the CAPM. We will look at the general theory behind these tests and two of the basic
techniques that have been used to test this theory. We will then look at other
variables which have been included in regression models which seem to give better
forecasts of returns than the CAPM does. While using these other variables such as
size and the price to book ratio gives superior forecasts it has not been possible to
find a theoretical justification for using these variables.
The Arbitrage Pricing Theory (APT) model is a multifactor model which is based on
simpler assumptions than is the CAPM namely that there are no arbitrage
opportunities available in financial markets. In other words assets or portfolios of
assets with the same level of risk must have the same level of returns. We will look at
this model and one of the procedures which is used to estimate and test the APT
model.
Our final application of the Multiple Regression model looks at how we can use the
Treynor-Mazuy (TM) model to examine the market-timing and the stock-selection
performance of Portfolio managers.
7.1 Testing the CAPM
If we assume that investors are only concerned with Risk and Expected Returns and
the risk associated with any asset can be measured by the standard deviation of the
returns from that asset then we can use mean-variance analysis to select portfolios
of assets which have the maximum returns for a given level of risk. If we also assume
that the financial markets are frictionless or very competitive then it can be shown
that for any set of assets the optimal combinations of risk and returns for different
portfolios of these assets are shown on the efficient frontier.
If we make a further assumption that there is some riskfree asset for which the rate of
return is the riskfree rate of return Rf then it can now be shown that the optimal
combinations of risk and returns for different portfolios of these assets are shown on
the linear function which intercepts the vertical axis at the riskfree rate of return Rf
and which just touches or is tangential to the efficient frontier. In the capital asset
pricing model (CAPM) it is also assumed that investors have the same beliefs about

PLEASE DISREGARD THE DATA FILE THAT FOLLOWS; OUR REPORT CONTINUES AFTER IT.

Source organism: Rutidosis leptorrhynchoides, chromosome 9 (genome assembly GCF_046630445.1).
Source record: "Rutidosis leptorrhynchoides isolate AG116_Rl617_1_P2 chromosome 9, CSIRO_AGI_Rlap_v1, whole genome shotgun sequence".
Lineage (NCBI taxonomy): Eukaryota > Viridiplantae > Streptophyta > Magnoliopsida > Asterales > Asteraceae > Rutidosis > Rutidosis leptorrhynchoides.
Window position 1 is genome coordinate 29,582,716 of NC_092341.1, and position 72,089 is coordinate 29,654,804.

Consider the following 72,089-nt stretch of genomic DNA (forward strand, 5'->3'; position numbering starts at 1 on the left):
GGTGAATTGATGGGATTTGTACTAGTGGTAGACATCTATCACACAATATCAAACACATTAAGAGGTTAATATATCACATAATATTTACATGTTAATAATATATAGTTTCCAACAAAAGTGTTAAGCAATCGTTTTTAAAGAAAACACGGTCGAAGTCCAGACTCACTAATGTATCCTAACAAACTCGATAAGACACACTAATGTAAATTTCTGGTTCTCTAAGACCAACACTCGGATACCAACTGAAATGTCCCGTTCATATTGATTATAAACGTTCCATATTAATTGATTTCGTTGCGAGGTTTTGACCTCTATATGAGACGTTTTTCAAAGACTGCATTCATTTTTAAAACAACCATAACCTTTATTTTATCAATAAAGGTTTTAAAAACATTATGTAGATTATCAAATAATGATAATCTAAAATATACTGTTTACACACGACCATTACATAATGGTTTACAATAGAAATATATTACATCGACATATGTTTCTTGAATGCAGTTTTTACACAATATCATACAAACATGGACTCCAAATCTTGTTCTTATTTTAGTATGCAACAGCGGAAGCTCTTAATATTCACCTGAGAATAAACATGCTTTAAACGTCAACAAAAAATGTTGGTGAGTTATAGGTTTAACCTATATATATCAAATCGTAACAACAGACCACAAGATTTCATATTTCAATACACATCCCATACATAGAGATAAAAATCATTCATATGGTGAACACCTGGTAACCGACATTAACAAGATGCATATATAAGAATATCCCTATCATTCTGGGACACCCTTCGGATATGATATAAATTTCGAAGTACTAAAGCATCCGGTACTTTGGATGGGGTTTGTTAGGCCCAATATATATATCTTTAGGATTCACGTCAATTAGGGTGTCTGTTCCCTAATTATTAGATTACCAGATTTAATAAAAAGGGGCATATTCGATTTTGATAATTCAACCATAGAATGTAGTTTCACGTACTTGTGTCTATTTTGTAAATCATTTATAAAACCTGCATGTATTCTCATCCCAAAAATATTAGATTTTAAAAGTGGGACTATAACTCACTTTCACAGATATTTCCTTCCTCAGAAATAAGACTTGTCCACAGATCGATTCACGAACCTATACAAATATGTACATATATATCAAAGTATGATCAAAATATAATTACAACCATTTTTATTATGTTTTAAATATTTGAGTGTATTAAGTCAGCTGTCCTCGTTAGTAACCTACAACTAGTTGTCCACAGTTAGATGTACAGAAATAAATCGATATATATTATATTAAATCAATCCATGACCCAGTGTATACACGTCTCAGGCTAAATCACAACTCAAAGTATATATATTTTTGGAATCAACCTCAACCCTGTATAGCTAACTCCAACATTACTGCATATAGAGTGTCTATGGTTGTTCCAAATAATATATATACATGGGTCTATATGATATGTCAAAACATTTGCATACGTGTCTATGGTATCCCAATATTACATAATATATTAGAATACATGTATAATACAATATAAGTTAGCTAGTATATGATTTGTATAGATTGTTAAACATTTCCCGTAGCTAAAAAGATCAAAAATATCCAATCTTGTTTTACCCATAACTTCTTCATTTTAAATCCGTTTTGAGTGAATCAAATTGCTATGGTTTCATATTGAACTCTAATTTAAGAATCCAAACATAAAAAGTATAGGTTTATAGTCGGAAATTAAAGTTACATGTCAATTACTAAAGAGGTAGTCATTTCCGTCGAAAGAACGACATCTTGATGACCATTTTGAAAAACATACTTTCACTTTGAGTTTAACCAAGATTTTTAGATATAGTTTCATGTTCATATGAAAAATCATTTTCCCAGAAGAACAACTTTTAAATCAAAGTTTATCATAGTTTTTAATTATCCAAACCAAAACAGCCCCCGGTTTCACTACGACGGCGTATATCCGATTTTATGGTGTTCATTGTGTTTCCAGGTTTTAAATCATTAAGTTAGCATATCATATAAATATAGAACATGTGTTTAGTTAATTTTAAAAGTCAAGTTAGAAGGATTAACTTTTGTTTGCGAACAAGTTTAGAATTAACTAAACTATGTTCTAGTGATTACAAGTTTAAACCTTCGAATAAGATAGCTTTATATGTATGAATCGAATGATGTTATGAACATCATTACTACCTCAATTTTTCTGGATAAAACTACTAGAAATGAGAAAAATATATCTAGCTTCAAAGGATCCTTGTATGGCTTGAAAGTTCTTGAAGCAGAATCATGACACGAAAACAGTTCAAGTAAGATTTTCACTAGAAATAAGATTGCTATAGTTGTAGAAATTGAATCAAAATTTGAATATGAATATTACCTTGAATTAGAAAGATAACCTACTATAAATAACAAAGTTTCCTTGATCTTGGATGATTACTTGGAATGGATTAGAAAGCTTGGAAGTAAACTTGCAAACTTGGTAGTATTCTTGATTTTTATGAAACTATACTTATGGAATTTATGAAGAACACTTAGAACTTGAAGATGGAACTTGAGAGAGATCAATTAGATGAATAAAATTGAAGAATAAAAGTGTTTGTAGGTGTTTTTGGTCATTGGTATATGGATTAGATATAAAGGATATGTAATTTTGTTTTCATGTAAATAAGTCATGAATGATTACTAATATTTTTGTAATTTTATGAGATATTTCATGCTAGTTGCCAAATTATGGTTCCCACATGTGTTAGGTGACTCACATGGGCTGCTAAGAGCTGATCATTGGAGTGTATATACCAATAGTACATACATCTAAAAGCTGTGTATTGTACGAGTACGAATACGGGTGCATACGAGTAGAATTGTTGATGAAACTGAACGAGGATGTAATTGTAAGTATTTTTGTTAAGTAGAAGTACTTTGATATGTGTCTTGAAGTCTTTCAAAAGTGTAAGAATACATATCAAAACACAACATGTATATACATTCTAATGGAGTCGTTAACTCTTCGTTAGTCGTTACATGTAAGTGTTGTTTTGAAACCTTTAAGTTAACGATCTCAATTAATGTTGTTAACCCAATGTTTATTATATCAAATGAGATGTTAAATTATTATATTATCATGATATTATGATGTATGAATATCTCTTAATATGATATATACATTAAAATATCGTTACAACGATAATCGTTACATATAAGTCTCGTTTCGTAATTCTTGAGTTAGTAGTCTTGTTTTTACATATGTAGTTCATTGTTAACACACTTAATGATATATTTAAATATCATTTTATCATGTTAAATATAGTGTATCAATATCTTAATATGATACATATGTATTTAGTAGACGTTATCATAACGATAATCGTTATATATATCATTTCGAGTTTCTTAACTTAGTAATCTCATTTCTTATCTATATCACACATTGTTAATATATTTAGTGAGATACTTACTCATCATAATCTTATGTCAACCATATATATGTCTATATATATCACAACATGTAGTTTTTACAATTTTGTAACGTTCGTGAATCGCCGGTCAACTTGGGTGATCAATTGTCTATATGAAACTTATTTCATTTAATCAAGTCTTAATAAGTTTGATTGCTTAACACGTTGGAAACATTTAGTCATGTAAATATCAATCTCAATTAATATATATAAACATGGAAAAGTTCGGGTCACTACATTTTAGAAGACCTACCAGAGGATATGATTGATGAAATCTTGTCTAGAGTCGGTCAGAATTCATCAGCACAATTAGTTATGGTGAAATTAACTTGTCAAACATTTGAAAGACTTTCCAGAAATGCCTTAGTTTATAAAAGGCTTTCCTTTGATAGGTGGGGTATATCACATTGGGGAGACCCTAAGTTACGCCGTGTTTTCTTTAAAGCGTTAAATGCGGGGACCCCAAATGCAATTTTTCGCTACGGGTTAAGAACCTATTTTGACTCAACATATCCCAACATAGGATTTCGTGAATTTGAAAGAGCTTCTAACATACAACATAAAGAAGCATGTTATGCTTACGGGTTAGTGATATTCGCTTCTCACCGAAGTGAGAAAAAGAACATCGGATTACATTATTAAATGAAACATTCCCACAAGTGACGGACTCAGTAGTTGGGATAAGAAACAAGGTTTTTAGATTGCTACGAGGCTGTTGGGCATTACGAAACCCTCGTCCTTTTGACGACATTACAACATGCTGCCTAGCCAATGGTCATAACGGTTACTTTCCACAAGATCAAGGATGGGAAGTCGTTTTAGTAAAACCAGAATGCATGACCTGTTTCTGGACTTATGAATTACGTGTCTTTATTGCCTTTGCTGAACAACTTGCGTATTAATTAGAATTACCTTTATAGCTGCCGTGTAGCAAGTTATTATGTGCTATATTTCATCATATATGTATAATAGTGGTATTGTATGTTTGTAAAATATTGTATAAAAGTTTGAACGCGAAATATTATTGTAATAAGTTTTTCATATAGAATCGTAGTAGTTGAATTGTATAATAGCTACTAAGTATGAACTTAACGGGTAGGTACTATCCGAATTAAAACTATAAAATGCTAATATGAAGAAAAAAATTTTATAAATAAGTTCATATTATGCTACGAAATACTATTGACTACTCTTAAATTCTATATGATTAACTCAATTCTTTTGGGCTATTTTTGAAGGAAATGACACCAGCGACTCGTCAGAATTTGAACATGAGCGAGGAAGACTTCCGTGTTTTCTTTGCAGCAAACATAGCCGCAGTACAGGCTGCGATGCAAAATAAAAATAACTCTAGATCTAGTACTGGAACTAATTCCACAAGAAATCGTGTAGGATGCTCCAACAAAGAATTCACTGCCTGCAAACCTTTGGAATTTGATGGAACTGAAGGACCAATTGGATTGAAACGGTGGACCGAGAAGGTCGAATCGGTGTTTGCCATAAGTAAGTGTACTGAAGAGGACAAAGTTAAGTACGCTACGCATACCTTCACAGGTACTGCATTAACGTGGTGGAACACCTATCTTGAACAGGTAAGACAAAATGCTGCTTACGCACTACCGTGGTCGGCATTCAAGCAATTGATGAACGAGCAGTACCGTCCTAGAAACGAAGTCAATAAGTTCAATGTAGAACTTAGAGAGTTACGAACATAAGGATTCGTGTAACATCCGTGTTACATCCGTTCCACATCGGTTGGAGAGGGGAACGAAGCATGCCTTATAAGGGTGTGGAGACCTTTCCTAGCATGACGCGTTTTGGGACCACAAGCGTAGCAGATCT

the risks and returns for these assets. If the tangency portfolio is the portfolio
44
associated with the point at which this linear function touches the efficient frontier
then the CAPM says that this tangency portfolio is the Market Portfolio i.e. the
portfolio in which the asset shares for the portfolio are the same as the asset shares
for the whole market.
In the CAPM this linear function is called the Capital Market Line (CML) and we
write it in the following way
E(RP) = β0 + β1SD(RP)
= Rf +
[E(R
M ) - Rf
SD(RM )
] SD(R )
P
You should note that the terms in this expression can be interpreted as follows
1. The dependent variable is the Expected or Equilibrium returns on the portfolio
E(RP).
2. The independent variable is the measure of total risk, the standard deviation of
portfolio returns SD(RP). The P subscript indicates that this is a measure for any
Portfolio.
3. The [E(RM) - Rf] term is the market risk premium. The M subscript indicates that
this is a measure for the Market Portfolio. The parameters in this model are as
follows:
4. The intercept or β0 term is equal to the Risk-free rate of return Rf.
5. The slope or β2 term shows the impact on Equilibrium returns on the portfolio
E(RP) of a unit change in the standard deviation of portfolio returns SD(RP). This
slope also can be interpreted as the Market Price of Risk as it shows the amount
of Market Risk Premium for each unit of Market risk.
When we use the returns for the 14 large Australian firms in the file BFODAT then
the efficient frontier and capital market line when Rf = 0.11 or 11% is as shown
below.
45
The CML and Efficient frontier for the firms in BFODAT
The CML shows the theoretical relationship between the risk and the returns for a
portfolio. At the tangency point it is possible to show that the returns on each asset
are a linear function of the systematic or market risk for that asset. This linear model
is called the security market line (SML) and we write it in the following way
E(Ri)
= Rf + [E(RM) - Rf] βi